View Full Version : multitexturing - per vertex alpha

lost hope
05-27-2004, 11:08 AM
hmm, so i've never worked with multitexturing before, and i want to texture a model with 4 different RGB textures. the alpha values for the vertices in the model are going to change every frame, so i'd rather not use RGBA textures and upload the new alpha channel constantly. instead, i was wondering if it would be possible to do something like this:


texture unit 0
glColor(... Alpha 0)

texture unit 1
glColor(... Alpha 1)

texture unit 2
glColor(... Alpha 2)

texture unit 3
glColor(... Alpha 3)

glVertex(...) // render the vertex


basically i was wondering if i could specify a different color/alpha pair to be modulated with each texture during the multitexturing stage?

if this isn't possibly, does anyone have any other ideas as to how i could specify per vertex alpha values without first rendering the model into each texture's alpha channel?

-lost hope

05-27-2004, 11:58 AM
with GL_EXT_tex_env_combine / GL_ARB_tex_env_combine
you can assign previous textures alpha (or a constant value) to the current texture.
you can set the CONSTANT color for a COMBINE.

there is a lot of things you can do with this extension. without it, I wouldnt know how to get rid of the "A" in a RGBA texture.

oh and make sure you set texenvf for every texture stage. (in this case it would be GL_COMBINE)
this thing here:

shows the older EXT_tex_env_combine quite nice, the ARB version can do a bit more, and with other extensions like crossbar (or nv_combine4) you can jump around in the texture units.


05-27-2004, 07:18 PM
combine and the others from recolection can't handle 4 textures at once.
you will need something more powerful
eg check out glsl

05-27-2004, 09:12 PM
Careful how you word that, on the face of things it can't quite handle 4 per vertex weights however it can do overall weights and more than one per vertex, probably three if you consider that one color gets you two by blending between two and maybe all 4 if you use alpha and rgb colors separately. This question keeps coming up with a negative response.. hmmmm....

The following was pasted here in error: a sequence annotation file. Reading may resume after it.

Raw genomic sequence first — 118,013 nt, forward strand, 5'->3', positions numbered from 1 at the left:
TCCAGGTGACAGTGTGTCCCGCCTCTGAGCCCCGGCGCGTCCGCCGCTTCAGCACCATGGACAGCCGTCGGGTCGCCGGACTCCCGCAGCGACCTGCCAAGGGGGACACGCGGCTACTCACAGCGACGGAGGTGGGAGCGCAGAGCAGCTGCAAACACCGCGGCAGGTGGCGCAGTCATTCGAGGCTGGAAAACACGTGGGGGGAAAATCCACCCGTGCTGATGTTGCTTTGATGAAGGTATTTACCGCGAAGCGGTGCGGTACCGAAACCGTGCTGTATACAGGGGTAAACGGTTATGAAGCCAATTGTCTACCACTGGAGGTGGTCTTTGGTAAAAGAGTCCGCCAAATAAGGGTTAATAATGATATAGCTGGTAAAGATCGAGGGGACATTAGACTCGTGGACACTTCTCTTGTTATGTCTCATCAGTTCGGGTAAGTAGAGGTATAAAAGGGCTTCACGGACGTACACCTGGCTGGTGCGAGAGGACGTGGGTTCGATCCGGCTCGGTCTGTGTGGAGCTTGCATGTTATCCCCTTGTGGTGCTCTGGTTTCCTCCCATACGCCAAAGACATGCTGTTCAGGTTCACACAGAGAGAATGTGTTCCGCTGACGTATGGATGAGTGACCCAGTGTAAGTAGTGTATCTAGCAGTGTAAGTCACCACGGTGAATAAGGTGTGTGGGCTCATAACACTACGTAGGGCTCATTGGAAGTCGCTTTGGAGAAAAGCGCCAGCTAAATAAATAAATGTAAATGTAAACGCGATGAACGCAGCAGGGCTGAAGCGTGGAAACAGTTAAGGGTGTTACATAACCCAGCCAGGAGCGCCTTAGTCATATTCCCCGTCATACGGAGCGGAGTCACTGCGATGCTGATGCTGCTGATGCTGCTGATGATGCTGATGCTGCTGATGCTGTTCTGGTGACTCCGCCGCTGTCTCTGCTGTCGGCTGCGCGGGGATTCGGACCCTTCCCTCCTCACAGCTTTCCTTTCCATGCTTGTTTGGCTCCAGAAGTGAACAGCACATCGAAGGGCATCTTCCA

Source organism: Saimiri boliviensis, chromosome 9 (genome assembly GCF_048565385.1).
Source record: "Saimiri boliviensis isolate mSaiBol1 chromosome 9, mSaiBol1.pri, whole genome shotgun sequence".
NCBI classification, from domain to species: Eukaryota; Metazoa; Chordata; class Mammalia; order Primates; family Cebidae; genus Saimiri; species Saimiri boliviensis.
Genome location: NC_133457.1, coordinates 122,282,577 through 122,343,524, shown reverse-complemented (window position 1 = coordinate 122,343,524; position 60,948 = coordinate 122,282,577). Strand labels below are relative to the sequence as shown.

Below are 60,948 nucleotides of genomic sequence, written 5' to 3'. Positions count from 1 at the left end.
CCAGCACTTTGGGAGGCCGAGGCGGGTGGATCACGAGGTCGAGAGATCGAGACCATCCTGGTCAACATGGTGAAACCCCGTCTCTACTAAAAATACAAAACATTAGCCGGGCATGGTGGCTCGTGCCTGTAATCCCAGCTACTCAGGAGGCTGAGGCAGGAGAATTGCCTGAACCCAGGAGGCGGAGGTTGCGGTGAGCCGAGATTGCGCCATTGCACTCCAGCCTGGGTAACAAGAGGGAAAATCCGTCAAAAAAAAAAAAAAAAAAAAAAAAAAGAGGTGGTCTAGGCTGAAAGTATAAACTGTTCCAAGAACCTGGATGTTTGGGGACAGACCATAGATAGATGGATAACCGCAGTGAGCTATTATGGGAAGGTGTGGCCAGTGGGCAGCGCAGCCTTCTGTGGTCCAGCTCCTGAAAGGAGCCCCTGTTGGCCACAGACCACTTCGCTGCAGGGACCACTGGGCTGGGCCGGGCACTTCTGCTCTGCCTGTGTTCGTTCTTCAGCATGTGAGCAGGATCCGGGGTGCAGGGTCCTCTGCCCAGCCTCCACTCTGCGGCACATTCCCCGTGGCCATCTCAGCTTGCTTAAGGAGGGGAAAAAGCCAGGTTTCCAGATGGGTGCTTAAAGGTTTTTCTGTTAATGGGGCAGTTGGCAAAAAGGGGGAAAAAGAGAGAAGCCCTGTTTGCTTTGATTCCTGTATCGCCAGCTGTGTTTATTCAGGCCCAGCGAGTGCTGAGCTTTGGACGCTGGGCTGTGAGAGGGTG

Tom Nuydens
05-27-2004, 11:01 PM
The only vertex attribute you can read with texture_env_combine is the primary color, so that gives you two per-vertex blending weights (RGB and A). This allows you to blend three textures with as many texture units. You can't access the secondary color or anything like that, so if you want to add a fourth texture, the alpha is going to have to come from a texture.

If you run out of texture units at this point, you'll either have to resort to multiple passes, or use a more sophisticated extension (in increasing order of hipness: NV_register_combiners/ATI_fragment_shader, ARB_fragment_program, or GLSL).

-- Tom

lost hope
05-28-2004, 06:45 AM
thanks for the responses, but i'm not sure i completely understand. when i retrieve GL_MAX_TEXTURE_UNITS, the value returned is 4, so i think i should be able to handle combining 4 textures at once, no? let me clarify what it is i'm looking for. at each vertex i want to have:

vertexColor = (tex0color * alpha0) + (tex1color * alpha1) + (tex2color * alpha2) + (tex3color * alpha3);

where alpha0-3 are different for each vertex on the model, and their values change every frame. if i follow you right, this cannot be done using just the ARB_texture_env_combine extension? i would have to use a shading language (such as glsl) or use multiple rendering passes where each pass the current texture is modulated with the surface color (1,1,1,current alpha) and then summed with what is already in the framebuffer?

05-28-2004, 07:12 AM
yes, at least to my knowledge that sounds correct, then again I am just learning this stuff myself.

with combine you could only give a alpha value (using GL_CONSTANT) to each texture, you could change that value per frame as well, but it would be for the entire surface not per vertex.

or using PRIMARY_COLOR in the combine requiring multiple passes, as someone else already pointed out. cause primary color can only take the current pass' vertex alpha.